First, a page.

Legal Threats Are the Latest Phishing Scams
Perhaps youâve gotten an email notice that you are scheduled to appear in court or that you must vacate your residence or face forced eviction. And if youâre smart youâve already deleted said correspondence.
The truth is that these arenât real and the best advice is to delete it immediately. This is just the latest wave of phishing scams, which look to install malware on a userâs computer.
These cropped up late last year, beginning as court notices. These appear vague, suggesting that the receiver had illegally downloaded software and needed to appear in court. The interesting part of these is that not a lot of time was spent on making these look official.
Instead of court seals or images, the emails are often simple with little details, suggesting that the receiver is to appear in the court of some major city. Moreover, these clearly appear to have been written by someone who speaks English as a second language. In fact, it is telling how obvious these are as spoof emails.
First, no court will ever contact you via email. This just simply isnât the way it is done. To be called to court requires a subpoena or warrant and this isnât sent via email. The rational from the senders is likely one where people donât think before opening.
The idea is one of so-called âshock and aweâ on a personal level. People tend to panic when presented with this news and here the senders want to catch us off guard. By reacting too fast we can open a file, which will execute some nasty stuff on the computer â and thatâs the trick.
What is more ominous about this is that the court emails have subsided almost as quickly as they arrived. From court summons it quickly moved on to utility bills, claiming that a bill was unpaid and service would be canceled. The MO was the same however; no attempt to look legit.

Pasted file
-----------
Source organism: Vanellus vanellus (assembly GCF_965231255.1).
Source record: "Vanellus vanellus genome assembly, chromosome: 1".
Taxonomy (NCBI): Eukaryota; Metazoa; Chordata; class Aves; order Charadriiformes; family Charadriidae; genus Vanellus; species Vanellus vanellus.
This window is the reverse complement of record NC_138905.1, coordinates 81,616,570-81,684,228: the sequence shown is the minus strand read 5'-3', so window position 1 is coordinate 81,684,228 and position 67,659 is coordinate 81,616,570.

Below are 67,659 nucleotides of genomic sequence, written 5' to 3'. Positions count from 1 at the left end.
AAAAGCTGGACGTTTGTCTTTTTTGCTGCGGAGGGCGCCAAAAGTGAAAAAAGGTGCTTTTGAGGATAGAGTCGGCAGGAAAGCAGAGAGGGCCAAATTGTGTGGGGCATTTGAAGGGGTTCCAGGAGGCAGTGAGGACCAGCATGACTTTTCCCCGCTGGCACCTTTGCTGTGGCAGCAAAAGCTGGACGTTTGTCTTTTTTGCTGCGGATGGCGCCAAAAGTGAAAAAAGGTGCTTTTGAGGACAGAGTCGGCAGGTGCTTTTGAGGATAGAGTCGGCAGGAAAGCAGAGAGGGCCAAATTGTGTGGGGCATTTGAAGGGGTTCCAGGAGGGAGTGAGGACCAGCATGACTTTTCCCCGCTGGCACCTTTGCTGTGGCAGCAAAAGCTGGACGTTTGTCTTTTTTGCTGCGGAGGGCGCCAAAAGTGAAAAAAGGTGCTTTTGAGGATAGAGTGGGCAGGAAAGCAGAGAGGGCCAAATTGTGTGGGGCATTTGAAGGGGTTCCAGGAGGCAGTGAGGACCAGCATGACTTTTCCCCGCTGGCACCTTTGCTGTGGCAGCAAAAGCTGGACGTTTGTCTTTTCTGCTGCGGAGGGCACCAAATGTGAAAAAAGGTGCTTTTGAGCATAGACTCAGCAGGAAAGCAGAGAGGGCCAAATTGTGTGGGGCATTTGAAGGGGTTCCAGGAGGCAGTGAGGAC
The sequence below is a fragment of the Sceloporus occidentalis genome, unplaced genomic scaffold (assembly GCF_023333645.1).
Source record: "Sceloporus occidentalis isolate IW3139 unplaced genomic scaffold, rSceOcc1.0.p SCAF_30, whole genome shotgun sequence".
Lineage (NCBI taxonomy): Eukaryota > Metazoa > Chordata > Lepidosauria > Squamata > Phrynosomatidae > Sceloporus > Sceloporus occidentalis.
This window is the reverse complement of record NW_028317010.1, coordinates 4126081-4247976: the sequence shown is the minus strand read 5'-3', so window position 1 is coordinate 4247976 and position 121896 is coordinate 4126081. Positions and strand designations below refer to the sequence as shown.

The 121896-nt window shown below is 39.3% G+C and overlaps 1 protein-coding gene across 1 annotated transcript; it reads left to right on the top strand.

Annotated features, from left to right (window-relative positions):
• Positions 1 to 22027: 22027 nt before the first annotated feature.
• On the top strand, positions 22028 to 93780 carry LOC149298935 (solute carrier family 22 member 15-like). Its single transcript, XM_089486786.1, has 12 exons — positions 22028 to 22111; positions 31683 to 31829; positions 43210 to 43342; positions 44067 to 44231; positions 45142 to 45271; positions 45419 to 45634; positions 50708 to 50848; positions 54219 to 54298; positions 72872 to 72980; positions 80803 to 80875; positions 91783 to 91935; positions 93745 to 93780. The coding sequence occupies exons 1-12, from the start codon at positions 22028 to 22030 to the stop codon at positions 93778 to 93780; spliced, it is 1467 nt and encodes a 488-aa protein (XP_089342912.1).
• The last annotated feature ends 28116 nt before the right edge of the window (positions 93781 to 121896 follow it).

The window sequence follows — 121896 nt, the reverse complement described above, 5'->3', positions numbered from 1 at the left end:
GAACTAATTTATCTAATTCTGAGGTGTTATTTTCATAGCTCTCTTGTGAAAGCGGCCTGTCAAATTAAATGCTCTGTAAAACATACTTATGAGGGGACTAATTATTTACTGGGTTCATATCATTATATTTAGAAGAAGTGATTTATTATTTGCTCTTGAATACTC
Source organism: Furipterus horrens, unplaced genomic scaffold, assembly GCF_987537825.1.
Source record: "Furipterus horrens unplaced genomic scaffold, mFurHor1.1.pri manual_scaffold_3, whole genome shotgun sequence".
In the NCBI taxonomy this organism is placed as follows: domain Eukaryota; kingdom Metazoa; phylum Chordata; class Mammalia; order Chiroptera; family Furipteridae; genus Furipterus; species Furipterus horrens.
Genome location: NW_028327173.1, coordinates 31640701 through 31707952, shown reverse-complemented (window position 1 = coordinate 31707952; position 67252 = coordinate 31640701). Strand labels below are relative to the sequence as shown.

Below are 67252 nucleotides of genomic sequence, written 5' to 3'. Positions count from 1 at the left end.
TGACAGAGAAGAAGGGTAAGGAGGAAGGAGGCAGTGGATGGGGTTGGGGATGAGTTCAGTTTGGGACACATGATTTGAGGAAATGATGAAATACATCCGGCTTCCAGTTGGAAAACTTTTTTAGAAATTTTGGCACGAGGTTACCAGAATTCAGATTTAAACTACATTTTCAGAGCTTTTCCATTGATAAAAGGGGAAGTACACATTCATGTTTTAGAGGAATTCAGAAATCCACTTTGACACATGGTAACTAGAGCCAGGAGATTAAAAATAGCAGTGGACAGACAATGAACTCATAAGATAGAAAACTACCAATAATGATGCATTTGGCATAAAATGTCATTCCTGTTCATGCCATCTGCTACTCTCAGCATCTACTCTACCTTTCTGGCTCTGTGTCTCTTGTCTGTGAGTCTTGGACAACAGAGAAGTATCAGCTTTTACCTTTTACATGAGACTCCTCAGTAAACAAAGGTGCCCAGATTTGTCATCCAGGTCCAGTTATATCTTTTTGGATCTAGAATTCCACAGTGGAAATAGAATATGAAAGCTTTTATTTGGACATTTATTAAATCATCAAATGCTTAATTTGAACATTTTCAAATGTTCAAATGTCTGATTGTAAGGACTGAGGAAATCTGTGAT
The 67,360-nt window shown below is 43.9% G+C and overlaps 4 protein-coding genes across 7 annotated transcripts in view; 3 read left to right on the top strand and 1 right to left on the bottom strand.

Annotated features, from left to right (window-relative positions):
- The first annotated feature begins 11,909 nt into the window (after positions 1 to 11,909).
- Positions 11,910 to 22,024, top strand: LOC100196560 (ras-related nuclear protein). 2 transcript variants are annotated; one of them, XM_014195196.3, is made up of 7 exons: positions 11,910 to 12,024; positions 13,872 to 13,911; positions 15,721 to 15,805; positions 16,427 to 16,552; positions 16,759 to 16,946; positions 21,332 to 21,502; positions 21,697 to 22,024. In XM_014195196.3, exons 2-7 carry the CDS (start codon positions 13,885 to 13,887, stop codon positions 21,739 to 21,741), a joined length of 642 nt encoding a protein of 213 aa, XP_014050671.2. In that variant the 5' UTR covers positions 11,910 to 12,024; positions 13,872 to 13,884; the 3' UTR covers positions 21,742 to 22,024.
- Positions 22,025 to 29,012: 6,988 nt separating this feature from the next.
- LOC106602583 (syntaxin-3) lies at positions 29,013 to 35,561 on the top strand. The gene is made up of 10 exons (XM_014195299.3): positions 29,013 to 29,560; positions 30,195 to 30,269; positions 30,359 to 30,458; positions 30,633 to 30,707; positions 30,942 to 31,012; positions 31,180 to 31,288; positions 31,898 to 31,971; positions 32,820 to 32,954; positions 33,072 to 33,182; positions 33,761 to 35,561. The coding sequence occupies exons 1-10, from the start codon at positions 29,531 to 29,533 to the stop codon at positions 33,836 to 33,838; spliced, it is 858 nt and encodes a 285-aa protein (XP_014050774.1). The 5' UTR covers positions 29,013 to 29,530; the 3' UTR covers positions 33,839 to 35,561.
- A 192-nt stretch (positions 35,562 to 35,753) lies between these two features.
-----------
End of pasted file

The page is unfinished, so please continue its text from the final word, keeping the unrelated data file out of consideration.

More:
The latest has been eviction notices, which again are so badly written that you canât believe anyone would fall for it. Again, English seems to be a second language, with a misunderstanding of sentence structure. One not-so-convincing example read, âNotice to Quit.â Of course, in English we donât really use the word âquitâ to mean vacate.
Other emails suggest failure to âquitâ will result in a fine of several times the minimum wage. That is confusing to say the least.
The key is that these are sent out in such massive amounts that it provides just enough information to seem worrisome. Again, all the hackers/scammers want is someone to open the document.
Of course, there are still the usual credit warnings, payroll scams and other phishing scams out there that actually try to look somewhat convincing. There are still the Amazon and Burger King and other reward emails to be wary of, as well.
What is disturbing about this new wave is that it just continues; morphs and looks for the lowest hanging fruit on the tree. Most of us wonât fall for these scams, but the sheer amount of them is what is troubling. This takes bandwidth, fills in-boxes and, of course, can be accidentally opened and executed.
The final part is why the tactics have shifted from convincing to obvious? The reason is likely that it is easier to knock out a simple spoof email. Why invest time and effort when most people will delete it anyway? Weâve been so conditioned not to trust anything that more savvy consumers wouldnât believe any link.
Thus, the tactic is to go for simple emails and hope someone gets sloppy. The fact is that we should never, ever let our guard down. The hackers will change up their game and we need to always be aware.
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